´╗┐´╗┐Resource Alert: Real-world compliance training video from Mastercard
Tuesday, September 19, 2017 at 8:08AM
Richard Bistrong in Mastercard, Training

Companies often ask me to record video for internal training. They want real-world stories of corruption and commerce which they can embed into an existing on-line anti-bribery compliance training.

Mastercard took that to a new level when they engaged a production company to depict chapters of my own FCPA violations, eventual guilty plea, and my sentencing to fourteen and a half months in prison.

An anti-bribery training film based on that Mastercard production is now available for short and long term licensing from Front-Line Anti-Bribery LLC in association with Mastercard.

It's designed for use by any company in any industry, and in any location.

The 11-minute video is narrated by Keith Slotter, former chief of the FBI’s Global Financial Crimes Program.

This isn't "what if" training but "what happens" training.

Karen Griffin, executive vice president and chief compliance officer at Mastercard, said: “We recognized the need to move beyond the traditional classroom exercise to help our teams understand the potential impact of bribery and compliance events."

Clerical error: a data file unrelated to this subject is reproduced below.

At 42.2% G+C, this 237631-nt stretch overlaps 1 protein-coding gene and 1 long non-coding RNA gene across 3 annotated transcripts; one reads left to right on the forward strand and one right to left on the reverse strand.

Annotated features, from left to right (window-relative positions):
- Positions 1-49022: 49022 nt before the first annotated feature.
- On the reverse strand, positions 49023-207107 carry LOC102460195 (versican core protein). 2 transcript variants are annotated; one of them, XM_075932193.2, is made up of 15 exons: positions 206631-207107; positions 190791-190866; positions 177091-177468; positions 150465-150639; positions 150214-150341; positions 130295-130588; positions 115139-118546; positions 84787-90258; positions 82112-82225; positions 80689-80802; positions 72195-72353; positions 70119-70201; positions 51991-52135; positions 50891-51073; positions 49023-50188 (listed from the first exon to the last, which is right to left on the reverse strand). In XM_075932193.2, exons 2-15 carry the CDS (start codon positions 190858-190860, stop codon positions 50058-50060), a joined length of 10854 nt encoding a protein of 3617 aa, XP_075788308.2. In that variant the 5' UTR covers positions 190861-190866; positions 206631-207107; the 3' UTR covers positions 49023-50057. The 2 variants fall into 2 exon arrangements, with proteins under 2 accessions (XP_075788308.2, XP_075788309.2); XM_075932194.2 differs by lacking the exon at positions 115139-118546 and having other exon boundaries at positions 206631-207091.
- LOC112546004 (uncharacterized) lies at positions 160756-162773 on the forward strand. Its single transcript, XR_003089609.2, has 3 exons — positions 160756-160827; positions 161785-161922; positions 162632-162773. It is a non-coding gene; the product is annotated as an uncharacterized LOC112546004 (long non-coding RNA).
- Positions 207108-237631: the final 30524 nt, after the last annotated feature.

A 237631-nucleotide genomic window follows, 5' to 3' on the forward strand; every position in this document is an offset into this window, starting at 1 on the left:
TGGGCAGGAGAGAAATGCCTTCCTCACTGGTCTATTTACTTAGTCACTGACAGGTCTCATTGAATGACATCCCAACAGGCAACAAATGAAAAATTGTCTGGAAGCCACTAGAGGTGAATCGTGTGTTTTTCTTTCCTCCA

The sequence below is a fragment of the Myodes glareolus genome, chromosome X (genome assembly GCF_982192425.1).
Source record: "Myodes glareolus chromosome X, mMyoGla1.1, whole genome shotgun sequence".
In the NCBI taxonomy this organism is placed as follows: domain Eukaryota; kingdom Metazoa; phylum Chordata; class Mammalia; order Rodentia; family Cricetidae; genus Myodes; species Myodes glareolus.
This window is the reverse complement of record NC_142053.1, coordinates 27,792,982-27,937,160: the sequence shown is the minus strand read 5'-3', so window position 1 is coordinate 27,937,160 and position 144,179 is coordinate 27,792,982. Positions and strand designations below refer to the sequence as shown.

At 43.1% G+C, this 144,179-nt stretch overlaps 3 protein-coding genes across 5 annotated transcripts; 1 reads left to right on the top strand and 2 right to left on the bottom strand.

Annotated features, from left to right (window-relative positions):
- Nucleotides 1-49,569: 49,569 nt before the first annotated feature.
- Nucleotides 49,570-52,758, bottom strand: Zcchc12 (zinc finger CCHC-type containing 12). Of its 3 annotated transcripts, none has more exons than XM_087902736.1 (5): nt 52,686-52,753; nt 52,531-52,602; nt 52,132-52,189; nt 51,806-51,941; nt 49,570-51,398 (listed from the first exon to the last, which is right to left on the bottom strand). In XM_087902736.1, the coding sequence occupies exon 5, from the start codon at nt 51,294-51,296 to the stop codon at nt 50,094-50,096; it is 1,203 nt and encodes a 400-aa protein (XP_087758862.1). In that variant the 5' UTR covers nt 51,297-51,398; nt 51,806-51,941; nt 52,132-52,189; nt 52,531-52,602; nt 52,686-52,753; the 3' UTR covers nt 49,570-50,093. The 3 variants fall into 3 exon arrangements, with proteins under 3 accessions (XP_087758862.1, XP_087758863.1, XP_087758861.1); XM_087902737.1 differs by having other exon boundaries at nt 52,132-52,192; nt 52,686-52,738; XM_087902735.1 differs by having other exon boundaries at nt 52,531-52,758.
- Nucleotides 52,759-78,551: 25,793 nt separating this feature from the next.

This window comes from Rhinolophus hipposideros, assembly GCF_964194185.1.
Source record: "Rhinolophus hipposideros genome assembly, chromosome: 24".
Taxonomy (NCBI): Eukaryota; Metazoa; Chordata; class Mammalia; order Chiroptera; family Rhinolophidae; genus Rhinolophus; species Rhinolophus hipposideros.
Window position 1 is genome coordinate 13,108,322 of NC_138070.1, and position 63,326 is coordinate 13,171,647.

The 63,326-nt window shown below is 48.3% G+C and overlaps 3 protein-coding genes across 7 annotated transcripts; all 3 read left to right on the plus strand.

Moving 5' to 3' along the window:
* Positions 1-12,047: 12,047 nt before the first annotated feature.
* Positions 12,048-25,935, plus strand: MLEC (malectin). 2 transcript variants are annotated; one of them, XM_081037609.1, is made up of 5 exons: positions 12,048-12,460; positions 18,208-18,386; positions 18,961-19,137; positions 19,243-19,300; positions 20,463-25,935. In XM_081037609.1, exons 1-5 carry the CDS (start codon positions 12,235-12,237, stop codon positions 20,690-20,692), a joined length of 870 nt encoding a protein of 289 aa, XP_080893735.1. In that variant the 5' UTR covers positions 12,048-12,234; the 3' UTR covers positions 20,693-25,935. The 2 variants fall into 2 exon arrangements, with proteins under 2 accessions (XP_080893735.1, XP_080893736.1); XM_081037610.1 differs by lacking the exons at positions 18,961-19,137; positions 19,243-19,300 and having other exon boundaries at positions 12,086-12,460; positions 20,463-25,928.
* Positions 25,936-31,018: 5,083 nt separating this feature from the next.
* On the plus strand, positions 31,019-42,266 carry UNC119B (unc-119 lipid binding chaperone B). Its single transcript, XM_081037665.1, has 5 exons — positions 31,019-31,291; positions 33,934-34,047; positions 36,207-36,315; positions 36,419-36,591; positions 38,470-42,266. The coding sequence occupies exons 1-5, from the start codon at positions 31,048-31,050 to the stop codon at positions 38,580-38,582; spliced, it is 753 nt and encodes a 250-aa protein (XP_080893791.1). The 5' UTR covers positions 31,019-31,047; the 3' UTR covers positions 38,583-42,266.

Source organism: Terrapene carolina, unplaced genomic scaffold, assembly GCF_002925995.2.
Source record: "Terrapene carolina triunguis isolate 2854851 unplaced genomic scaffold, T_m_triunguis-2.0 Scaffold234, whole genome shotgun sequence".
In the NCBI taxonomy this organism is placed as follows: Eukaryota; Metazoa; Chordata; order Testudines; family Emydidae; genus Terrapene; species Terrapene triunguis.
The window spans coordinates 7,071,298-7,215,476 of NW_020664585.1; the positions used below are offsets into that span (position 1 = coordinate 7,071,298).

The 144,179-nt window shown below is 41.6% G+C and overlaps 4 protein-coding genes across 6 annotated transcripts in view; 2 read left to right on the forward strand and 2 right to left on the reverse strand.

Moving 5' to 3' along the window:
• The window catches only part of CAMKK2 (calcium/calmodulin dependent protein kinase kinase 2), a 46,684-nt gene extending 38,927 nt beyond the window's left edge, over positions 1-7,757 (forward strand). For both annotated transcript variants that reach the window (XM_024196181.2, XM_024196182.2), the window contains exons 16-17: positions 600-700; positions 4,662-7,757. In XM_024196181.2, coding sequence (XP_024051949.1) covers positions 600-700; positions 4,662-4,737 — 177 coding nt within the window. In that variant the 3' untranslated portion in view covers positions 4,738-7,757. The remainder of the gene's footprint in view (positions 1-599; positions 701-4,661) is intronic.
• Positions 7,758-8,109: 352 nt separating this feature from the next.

“Richard’s story delivered just that and we’re looking at ways to continue to build on this film to continue to reinforce other learning moments,” Griffin said.

It was an honor to work with Mastercard on this production. And it's an honor to bring the video to the wider compliance community.

Here's the one minute trailer:

To request a demo of the full eleven-minute video or a licensing fee schedule, please click here.

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Richard Bistrong is a contributing editor of the FCPA Blog and CEO of Front-Line Anti-Bribery LLC. In 2010 he pleaded guilty to a conspiracy to violate the FCPA and served fourteen-and-a-half months at a U.S. federal prison camp. He was named to Compliance Week's list of Top Minds in 2017 and was one of Ethisphere's 100 Most Influential in Business Ethics in 2015.

Article originally appeared on The FCPA Blog (http://www.fcpablog.com/).
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